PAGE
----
grew rich looking the other way. The rubble is
gone, they've rebuilt what was destroyed, and
everything continues as if nothing had ever hap-
At the end of 1991, the Economist and the '
New York Times published a World Bank inter-
nal memorandum. The Bank's Harvard-trained 0
chief economist, Lawrence Summers, admitted
to being the author. According to the document, 0
the World Bank ought to stimulate the migra- dildo tion of dirty industries to less developed coun- (Who tries for three reasons: economic logic, which the a
favors dumping toxic waste in poor countries;
the low pollution levels of lightly populated countries;
and the low incidence of cancer among people who
die young anyway.
Some raised their voices in protest, because such
things are done but not said. The international tech-
nocracy earns its high salaries by coining
euphemisms. But Lawrence Summers is no surrealist
poet; he's a successful exponent of capitalist realism.
The South has long been the garbage dump of the
North, a toilet for nuclear and industrial shit. The
memorandum said nothing new.
Usury follows a similar pattern. Seventeen centuries
ago, Saint Ambrosio, priest and doctor of the Catholic
Church, outlawed usury among Christians but autho-
rized it as a weapon against barbarians. "If war
exists," that pious man said, "the right to usury
exists." Today, what is bad for the North is good for
the South, in accordance with the right of the few who
usurp nearly everything to wage war against the many
who have practically nothing. Beyond the walls of
order and civilization, that undeclared war justifies
everything. The kingdom of impunity extends south
from the banks of the Rio Grande and the Mediter-
ranean, and down the peaks of the Himalayas.
Attracted by tiny wages and the freedom to pollute,
several U.S. corporations have crossed the border into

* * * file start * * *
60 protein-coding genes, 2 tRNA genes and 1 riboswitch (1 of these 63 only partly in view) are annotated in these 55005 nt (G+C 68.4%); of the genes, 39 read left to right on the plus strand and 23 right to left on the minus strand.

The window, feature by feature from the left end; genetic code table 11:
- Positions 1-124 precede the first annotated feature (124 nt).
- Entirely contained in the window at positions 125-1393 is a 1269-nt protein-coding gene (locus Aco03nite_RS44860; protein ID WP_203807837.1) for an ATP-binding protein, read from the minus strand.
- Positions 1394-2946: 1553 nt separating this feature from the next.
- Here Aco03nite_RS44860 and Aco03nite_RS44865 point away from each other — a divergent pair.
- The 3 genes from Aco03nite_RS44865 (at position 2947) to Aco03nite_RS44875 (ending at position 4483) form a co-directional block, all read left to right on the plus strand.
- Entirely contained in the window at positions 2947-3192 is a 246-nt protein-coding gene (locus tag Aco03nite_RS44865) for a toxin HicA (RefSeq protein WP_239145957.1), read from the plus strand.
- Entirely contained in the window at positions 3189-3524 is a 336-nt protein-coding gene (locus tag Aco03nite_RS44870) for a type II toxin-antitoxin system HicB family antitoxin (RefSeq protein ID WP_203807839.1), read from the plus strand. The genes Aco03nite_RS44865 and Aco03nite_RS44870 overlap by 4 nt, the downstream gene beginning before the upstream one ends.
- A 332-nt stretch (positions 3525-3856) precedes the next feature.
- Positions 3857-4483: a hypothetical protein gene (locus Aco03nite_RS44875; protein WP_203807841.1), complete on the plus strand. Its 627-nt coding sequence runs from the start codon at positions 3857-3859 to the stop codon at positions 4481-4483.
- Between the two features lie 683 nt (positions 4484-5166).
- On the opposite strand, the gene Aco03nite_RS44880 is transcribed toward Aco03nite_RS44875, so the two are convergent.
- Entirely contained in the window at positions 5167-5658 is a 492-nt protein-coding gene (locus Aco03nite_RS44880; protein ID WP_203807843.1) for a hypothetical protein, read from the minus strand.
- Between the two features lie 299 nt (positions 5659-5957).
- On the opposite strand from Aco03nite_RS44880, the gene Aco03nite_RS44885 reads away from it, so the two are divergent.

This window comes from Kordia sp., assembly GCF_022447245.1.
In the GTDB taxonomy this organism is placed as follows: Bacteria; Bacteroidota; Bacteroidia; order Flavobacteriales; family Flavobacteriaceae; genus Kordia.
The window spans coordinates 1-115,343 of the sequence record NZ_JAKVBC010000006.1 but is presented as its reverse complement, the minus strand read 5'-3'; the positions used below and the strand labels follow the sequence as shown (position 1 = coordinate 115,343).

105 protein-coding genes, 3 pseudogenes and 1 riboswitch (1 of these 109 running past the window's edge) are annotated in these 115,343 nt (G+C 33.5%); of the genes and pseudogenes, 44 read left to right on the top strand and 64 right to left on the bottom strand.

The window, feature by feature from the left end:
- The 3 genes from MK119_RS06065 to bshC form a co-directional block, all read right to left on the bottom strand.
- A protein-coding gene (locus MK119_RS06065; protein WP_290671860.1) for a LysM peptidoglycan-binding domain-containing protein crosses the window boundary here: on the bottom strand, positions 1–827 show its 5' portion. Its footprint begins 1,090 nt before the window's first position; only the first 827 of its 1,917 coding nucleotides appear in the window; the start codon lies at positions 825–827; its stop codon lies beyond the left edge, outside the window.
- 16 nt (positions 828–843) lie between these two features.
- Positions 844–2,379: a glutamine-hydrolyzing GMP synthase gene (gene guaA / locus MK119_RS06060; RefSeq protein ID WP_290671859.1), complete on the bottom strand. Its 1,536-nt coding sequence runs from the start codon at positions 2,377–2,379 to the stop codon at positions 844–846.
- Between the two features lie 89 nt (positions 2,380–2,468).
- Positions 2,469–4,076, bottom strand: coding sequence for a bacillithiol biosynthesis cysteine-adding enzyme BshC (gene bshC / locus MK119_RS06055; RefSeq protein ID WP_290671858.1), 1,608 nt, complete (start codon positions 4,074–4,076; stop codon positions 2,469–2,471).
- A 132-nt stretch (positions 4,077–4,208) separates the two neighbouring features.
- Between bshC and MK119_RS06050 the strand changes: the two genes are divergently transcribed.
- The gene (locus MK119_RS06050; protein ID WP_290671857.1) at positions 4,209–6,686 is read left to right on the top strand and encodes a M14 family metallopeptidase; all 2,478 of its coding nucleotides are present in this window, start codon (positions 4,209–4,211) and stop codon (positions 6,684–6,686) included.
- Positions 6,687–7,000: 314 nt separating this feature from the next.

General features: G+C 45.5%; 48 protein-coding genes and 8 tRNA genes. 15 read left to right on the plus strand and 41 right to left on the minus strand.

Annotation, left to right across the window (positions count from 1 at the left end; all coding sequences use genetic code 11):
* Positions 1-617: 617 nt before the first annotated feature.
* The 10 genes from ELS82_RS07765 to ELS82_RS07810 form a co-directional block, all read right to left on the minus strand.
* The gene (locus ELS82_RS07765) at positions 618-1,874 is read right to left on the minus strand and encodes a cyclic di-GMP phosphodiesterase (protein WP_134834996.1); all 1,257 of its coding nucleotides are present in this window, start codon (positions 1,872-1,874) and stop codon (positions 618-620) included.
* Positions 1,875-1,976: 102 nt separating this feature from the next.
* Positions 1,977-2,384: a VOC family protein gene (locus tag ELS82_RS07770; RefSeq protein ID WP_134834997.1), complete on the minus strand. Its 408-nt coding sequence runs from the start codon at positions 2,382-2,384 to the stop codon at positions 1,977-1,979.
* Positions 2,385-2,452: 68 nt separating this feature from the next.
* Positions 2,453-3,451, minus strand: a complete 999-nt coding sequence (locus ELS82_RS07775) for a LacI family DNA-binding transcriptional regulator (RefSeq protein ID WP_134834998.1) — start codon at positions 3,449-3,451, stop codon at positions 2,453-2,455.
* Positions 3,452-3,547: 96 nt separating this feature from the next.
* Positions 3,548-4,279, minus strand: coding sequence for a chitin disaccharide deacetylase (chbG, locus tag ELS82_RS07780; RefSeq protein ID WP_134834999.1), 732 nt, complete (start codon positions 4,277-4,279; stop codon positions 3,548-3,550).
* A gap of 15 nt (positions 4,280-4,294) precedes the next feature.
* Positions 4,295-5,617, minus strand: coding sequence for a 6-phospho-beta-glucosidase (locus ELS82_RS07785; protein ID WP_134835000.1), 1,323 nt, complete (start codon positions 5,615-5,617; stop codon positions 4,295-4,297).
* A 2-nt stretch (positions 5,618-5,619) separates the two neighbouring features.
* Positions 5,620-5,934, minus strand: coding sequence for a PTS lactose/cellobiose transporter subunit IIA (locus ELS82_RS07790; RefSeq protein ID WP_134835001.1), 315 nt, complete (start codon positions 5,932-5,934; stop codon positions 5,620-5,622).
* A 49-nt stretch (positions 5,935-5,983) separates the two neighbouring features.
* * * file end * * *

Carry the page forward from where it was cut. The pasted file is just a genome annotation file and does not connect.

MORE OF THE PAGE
Mexico in recent years. The frontier city of Mata-
moros is one place where the consequences are plain
to see: the drinking water is thousands of times more
toxic than in the United States. According to a recent
study by the Texas Center for Policy Studies, the
Meireles. Insertions into Ideological Circuits: Bank Note Project
Killed Herzog?). 1970. Rubber Stamp and bank note. Collection
water near the General Motors plant is 6,000 times
worse than the U.S. average, and in the river where
Stepan Chemical dumps its waste the water is 50,000
times more toxic.
Brazilian physicist Ennio Candotti has made the
point that the richest and most powerful countries can
no longer maintain their levels of well-being without
exporting devastation to other lands. Japan, for exam-
ple, no longer makes aluminum. Aluminum is pro-
duced in countries like Brazil, where energy is cheap
and the environment suffers in silence. If the price of
aluminum included the ecological cost of production,
the industry would be priced out of the market.
Colombia grows tulips for Holland and roses for
Germany. Dutch companies send tulip bulbs to the
plains of Bogot4; German companies send rose cut-
tings to BoyacA. After the flowers have bloomed on